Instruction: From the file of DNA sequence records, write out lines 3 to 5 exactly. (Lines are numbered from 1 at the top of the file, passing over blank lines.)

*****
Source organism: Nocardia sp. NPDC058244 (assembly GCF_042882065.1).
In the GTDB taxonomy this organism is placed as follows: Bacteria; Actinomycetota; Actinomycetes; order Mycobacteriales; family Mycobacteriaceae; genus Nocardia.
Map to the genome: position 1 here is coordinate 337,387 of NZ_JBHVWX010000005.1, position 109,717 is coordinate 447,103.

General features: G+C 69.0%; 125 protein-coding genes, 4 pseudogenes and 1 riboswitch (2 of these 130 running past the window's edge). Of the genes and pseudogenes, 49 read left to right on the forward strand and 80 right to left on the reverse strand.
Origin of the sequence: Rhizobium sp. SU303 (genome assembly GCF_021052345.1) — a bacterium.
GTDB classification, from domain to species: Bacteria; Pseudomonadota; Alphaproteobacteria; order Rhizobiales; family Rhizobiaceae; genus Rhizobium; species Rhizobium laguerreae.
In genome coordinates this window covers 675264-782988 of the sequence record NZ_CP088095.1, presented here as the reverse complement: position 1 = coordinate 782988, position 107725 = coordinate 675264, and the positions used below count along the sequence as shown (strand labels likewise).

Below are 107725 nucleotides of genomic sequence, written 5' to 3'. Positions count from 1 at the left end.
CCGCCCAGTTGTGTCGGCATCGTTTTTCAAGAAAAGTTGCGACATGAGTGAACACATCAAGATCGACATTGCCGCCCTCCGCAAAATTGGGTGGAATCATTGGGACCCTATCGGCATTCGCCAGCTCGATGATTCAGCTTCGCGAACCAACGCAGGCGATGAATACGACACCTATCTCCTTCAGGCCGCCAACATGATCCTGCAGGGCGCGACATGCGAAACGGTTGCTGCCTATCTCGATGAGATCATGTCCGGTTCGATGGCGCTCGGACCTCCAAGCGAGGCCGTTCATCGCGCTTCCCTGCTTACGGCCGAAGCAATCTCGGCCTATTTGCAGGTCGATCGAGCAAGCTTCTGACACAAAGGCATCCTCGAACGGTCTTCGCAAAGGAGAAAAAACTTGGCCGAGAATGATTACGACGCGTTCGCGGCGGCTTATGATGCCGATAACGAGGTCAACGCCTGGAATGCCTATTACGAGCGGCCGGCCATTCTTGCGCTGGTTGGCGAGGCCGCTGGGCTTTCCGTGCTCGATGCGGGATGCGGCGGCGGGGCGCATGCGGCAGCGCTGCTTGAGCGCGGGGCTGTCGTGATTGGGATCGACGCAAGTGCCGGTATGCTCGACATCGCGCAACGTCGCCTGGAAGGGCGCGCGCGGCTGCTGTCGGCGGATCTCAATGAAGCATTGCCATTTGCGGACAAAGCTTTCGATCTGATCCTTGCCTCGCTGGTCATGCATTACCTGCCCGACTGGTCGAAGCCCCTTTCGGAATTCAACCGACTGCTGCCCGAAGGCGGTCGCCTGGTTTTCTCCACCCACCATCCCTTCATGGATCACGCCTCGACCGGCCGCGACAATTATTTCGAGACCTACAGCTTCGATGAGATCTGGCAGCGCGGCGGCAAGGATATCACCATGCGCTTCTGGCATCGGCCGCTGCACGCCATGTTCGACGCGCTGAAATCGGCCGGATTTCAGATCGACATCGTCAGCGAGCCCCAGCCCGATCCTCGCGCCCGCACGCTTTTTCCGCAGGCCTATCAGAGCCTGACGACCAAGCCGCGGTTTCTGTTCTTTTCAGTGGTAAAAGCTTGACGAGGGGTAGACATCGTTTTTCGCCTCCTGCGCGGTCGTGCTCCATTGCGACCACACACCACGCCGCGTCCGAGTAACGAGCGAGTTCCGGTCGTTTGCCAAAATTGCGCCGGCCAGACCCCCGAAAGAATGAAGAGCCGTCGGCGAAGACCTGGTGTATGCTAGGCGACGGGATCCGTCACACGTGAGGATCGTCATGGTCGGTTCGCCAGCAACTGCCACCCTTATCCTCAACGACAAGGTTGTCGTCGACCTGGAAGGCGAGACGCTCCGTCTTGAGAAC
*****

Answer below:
Map to the genome: position 1 here is coordinate 337,387 of NZ_JBHVWX010000005.1, position 109,717 is coordinate 447,103.

General features: G+C 69.0%; 125 protein-coding genes, 4 pseudogenes and 1 riboswitch (2 of these 130 running past the window's edge). Of the genes and pseudogenes, 49 read left to right on the forward strand and 80 right to left on the reverse strand.
Origin of the sequence: Rhizobium sp. SU303 (genome assembly GCF_021052345.1) — a bacterium.